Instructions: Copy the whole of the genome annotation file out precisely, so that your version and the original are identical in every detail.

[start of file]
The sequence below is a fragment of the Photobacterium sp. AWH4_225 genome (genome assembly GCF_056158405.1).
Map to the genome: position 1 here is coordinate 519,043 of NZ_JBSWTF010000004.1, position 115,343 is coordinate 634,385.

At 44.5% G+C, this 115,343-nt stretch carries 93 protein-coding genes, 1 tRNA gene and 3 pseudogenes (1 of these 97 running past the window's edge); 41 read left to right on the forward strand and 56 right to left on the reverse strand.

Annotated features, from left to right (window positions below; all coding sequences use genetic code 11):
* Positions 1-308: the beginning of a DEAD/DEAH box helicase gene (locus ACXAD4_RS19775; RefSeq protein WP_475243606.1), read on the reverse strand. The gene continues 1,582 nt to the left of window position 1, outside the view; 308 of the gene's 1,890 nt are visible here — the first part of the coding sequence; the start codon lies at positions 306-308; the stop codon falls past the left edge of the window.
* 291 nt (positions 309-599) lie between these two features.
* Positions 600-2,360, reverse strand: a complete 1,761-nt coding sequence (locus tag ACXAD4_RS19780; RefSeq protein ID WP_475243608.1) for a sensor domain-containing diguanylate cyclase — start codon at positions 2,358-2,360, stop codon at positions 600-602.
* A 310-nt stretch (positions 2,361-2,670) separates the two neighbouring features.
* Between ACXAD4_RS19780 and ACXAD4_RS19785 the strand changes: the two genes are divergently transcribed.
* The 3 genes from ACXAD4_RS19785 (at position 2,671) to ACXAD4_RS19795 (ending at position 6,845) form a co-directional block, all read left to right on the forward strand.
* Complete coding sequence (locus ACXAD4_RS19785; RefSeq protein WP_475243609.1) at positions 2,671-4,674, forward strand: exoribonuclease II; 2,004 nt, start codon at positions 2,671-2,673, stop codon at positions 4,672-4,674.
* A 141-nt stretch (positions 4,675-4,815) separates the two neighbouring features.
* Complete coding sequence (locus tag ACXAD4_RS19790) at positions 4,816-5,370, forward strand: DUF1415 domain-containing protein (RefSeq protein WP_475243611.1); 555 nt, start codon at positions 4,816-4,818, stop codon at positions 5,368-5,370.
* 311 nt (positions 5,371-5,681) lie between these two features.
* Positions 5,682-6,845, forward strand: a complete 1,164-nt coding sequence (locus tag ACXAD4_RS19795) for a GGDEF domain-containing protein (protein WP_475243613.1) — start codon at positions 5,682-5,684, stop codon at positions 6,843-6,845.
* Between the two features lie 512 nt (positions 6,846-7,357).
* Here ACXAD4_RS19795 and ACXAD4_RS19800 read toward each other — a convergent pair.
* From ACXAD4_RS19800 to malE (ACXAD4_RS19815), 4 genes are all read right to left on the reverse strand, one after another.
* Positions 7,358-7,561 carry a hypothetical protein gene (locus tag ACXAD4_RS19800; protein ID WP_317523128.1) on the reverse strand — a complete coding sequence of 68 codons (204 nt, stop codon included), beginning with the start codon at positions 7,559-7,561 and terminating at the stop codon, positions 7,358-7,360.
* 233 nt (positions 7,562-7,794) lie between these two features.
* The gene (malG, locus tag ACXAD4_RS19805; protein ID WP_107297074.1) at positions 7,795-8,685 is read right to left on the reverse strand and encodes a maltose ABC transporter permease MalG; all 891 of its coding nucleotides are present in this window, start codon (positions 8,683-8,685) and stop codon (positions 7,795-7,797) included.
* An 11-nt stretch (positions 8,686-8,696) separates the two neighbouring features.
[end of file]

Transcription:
The sequence below is a fragment of the Photobacterium sp. AWH4_225 genome (genome assembly GCF_056158405.1).
Map to the genome: position 1 here is coordinate 519,043 of NZ_JBSWTF010000004.1, position 115,343 is coordinate 634,385.

At 44.5% G+C, this 115,343-nt stretch carries 93 protein-coding genes, 1 tRNA gene and 3 pseudogenes (1 of these 97 running past the window's edge); 41 read left to right on the forward strand and 56 right to left on the reverse strand.

Annotated features, from left to right (window positions below; all coding sequences use genetic code 11):
* Positions 1-308: the beginning of a DEAD/DEAH box helicase gene (locus ACXAD4_RS19775; RefSeq protein WP_475243606.1), read on the reverse strand. The gene continues 1,582 nt to the left of window position 1, outside the view; 308 of the gene's 1,890 nt are visible here — the first part of the coding sequence; the start codon lies at positions 306-308; the stop codon falls past the left edge of the window.
* 291 nt (positions 309-599) lie between these two features.
* Positions 600-2,360, reverse strand: a complete 1,761-nt coding sequence (locus tag ACXAD4_RS19780; RefSeq protein ID WP_475243608.1) for a sensor domain-containing diguanylate cyclase — start codon at positions 2,358-2,360, stop codon at positions 600-602.
* A 310-nt stretch (positions 2,361-2,670) separates the two neighbouring features.
* Between ACXAD4_RS19780 and ACXAD4_RS19785 the strand changes: the two genes are divergently transcribed.
* The 3 genes from ACXAD4_RS19785 (at position 2,671) to ACXAD4_RS19795 (ending at position 6,845) form a co-directional block, all read left to right on the forward strand.
* Complete coding sequence (locus ACXAD4_RS19785; RefSeq protein WP_475243609.1) at positions 2,671-4,674, forward strand: exoribonuclease II; 2,004 nt, start codon at positions 2,671-2,673, stop codon at positions 4,672-4,674.
* A 141-nt stretch (positions 4,675-4,815) separates the two neighbouring features.
* Complete coding sequence (locus tag ACXAD4_RS19790) at positions 4,816-5,370, forward strand: DUF1415 domain-containing protein (RefSeq protein WP_475243611.1); 555 nt, start codon at positions 4,816-4,818, stop codon at positions 5,368-5,370.
* 311 nt (positions 5,371-5,681) lie between these two features.
* Positions 5,682-6,845, forward strand: a complete 1,164-nt coding sequence (locus tag ACXAD4_RS19795) for a GGDEF domain-containing protein (protein WP_475243613.1) — start codon at positions 5,682-5,684, stop codon at positions 6,843-6,845.
* Between the two features lie 512 nt (positions 6,846-7,357).
* Here ACXAD4_RS19795 and ACXAD4_RS19800 read toward each other — a convergent pair.
* From ACXAD4_RS19800 to malE (ACXAD4_RS19815), 4 genes are all read right to left on the reverse strand, one after another.
* Positions 7,358-7,561 carry a hypothetical protein gene (locus tag ACXAD4_RS19800; protein ID WP_317523128.1) on the reverse strand — a complete coding sequence of 68 codons (204 nt, stop codon included), beginning with the start codon at positions 7,559-7,561 and terminating at the stop codon, positions 7,358-7,360.
* 233 nt (positions 7,562-7,794) lie between these two features.
* The gene (malG, locus tag ACXAD4_RS19805; protein ID WP_107297074.1) at positions 7,795-8,685 is read right to left on the reverse strand and encodes a maltose ABC transporter permease MalG; all 891 of its coding nucleotides are present in this window, start codon (positions 8,683-8,685) and stop codon (positions 7,795-7,797) included.
* An 11-nt stretch (positions 8,686-8,696) separates the two neighbouring features.